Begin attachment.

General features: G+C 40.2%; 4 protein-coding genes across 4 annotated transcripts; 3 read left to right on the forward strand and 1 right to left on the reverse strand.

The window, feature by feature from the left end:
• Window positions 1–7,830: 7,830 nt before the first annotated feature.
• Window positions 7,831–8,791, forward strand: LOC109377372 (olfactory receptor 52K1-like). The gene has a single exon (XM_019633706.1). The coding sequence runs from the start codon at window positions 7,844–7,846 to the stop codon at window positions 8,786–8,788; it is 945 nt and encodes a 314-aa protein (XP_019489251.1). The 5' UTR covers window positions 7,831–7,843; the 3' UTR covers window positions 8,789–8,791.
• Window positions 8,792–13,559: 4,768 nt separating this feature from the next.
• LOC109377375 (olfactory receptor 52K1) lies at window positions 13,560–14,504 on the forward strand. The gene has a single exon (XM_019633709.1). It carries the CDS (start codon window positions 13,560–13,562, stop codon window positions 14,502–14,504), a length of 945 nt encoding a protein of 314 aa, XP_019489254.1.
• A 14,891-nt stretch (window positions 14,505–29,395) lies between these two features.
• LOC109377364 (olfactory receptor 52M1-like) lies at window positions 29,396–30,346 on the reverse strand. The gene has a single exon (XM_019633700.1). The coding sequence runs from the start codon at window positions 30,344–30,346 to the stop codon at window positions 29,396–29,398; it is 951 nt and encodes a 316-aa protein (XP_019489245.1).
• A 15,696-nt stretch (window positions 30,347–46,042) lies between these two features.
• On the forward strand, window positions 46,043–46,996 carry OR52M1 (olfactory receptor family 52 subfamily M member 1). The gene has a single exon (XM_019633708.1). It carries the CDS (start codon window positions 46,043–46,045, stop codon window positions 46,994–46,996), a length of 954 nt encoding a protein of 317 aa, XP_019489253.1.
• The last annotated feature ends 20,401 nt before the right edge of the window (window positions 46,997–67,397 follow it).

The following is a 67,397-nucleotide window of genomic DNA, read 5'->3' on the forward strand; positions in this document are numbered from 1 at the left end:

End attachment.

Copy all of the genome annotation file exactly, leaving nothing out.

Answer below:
General features: G+C 40.2%; 4 protein-coding genes across 4 annotated transcripts; 3 read left to right on the forward strand and 1 right to left on the reverse strand.

The window, feature by feature from the left end:
• Window positions 1–7,830: 7,830 nt before the first annotated feature.
• Window positions 7,831–8,791, forward strand: LOC109377372 (olfactory receptor 52K1-like). The gene has a single exon (XM_019633706.1). The coding sequence runs from the start codon at window positions 7,844–7,846 to the stop codon at window positions 8,786–8,788; it is 945 nt and encodes a 314-aa protein (XP_019489251.1). The 5' UTR covers window positions 7,831–7,843; the 3' UTR covers window positions 8,789–8,791.
• Window positions 8,792–13,559: 4,768 nt separating this feature from the next.
• LOC109377375 (olfactory receptor 52K1) lies at window positions 13,560–14,504 on the forward strand. The gene has a single exon (XM_019633709.1). It carries the CDS (start codon window positions 13,560–13,562, stop codon window positions 14,502–14,504), a length of 945 nt encoding a protein of 314 aa, XP_019489254.1.
• A 14,891-nt stretch (window positions 14,505–29,395) lies between these two features.
• LOC109377364 (olfactory receptor 52M1-like) lies at window positions 29,396–30,346 on the reverse strand. The gene has a single exon (XM_019633700.1). The coding sequence runs from the start codon at window positions 30,344–30,346 to the stop codon at window positions 29,396–29,398; it is 951 nt and encodes a 316-aa protein (XP_019489245.1).
• A 15,696-nt stretch (window positions 30,347–46,042) lies between these two features.
• On the forward strand, window positions 46,043–46,996 carry OR52M1 (olfactory receptor family 52 subfamily M member 1). The gene has a single exon (XM_019633708.1). It carries the CDS (start codon window positions 46,043–46,045, stop codon window positions 46,994–46,996), a length of 954 nt encoding a protein of 317 aa, XP_019489253.1.
• The last annotated feature ends 20,401 nt before the right edge of the window (window positions 46,997–67,397 follow it).

The following is a 67,397-nucleotide window of genomic DNA, read 5'->3' on the forward strand; positions in this document are numbered from 1 at the left end: